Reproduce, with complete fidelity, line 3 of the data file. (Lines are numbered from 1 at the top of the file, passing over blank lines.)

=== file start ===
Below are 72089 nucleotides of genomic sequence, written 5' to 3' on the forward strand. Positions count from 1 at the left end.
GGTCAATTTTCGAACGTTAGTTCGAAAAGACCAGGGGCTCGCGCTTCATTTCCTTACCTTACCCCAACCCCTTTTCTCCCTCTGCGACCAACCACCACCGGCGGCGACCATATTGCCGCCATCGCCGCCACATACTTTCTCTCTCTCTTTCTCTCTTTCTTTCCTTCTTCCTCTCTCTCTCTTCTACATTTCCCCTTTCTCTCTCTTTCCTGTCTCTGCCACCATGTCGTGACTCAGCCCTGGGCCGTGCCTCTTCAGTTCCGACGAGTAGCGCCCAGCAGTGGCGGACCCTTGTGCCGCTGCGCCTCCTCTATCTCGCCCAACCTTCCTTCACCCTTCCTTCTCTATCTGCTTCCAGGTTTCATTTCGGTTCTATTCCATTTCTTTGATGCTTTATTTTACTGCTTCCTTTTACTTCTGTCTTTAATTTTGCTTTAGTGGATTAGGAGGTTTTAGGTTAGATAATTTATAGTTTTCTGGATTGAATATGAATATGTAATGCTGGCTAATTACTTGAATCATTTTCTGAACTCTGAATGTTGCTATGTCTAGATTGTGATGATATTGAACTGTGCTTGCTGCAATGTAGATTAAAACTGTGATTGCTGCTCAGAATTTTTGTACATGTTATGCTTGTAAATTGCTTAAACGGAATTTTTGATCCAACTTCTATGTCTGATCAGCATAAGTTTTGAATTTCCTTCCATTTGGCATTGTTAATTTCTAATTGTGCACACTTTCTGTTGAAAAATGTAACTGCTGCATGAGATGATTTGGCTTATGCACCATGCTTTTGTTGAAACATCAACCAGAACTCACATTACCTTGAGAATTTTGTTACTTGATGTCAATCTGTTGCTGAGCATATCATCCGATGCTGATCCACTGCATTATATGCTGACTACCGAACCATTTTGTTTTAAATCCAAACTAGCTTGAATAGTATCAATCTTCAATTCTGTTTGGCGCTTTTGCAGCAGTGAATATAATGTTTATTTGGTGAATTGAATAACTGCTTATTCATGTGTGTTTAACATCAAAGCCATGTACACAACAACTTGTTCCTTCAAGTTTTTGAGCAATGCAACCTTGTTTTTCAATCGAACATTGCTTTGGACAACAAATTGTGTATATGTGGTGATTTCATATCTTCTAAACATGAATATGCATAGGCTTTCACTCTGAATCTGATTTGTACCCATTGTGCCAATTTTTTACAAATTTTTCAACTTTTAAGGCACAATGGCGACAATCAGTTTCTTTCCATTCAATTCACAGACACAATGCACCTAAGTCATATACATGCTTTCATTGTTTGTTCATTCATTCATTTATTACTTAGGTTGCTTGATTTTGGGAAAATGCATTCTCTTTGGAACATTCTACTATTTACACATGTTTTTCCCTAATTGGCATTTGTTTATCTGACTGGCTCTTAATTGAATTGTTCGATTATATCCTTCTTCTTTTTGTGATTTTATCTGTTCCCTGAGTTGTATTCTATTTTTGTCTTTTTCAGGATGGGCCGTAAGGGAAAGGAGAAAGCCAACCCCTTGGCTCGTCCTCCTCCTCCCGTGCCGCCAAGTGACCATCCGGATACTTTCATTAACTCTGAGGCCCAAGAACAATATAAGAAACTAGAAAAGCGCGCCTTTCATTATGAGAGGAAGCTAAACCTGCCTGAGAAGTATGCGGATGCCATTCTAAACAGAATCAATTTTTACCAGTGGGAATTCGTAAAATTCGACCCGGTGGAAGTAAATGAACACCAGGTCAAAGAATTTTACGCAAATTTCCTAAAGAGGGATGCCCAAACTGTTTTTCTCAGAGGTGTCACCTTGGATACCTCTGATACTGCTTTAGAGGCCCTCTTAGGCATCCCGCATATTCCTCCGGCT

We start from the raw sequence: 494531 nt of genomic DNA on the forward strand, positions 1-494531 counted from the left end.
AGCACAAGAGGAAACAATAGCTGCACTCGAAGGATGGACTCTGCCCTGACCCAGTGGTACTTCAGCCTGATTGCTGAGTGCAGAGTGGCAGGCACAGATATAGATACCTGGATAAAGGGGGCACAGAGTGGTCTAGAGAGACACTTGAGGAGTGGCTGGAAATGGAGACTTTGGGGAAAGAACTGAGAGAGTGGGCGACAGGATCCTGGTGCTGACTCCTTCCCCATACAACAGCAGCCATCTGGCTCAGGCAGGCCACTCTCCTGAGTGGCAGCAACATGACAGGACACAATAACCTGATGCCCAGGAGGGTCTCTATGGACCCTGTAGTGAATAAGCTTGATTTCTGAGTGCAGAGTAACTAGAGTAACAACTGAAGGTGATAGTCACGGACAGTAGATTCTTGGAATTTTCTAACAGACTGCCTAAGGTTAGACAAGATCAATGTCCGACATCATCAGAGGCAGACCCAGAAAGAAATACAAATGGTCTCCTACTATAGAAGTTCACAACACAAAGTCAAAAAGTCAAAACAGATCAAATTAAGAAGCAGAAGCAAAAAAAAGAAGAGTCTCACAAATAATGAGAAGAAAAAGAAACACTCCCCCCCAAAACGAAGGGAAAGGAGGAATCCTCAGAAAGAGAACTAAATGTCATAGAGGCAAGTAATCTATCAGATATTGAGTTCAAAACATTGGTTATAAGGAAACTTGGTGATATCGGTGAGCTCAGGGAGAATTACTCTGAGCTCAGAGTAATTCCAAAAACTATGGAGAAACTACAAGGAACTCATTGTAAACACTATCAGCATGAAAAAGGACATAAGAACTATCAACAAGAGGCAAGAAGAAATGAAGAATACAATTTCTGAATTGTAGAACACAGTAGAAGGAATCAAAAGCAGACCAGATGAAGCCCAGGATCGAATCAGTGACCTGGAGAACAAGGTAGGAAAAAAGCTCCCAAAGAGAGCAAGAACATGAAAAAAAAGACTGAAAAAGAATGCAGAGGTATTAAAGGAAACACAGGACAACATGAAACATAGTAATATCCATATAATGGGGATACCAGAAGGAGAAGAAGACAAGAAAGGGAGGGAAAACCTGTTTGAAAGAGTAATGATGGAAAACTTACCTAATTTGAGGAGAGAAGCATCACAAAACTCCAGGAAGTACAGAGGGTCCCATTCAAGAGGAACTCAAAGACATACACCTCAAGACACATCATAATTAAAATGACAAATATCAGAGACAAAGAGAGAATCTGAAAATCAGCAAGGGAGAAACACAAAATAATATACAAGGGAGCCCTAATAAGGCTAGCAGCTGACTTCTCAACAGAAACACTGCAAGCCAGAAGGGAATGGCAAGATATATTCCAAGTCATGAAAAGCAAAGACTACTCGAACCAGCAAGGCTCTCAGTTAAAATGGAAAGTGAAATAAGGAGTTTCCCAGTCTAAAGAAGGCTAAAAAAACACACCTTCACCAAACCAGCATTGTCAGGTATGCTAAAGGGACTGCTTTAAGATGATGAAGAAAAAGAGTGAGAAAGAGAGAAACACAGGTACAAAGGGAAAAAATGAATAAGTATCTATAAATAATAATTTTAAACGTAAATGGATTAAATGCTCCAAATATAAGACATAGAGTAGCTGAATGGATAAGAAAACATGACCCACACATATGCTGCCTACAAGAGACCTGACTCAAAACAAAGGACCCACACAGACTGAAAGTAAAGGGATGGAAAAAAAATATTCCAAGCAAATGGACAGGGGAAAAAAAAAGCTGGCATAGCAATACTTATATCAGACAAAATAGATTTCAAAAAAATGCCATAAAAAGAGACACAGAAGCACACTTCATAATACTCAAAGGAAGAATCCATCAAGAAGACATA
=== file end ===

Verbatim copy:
We start from the raw sequence: 494531 nt of genomic DNA on the forward strand, positions 1-494531 counted from the left end.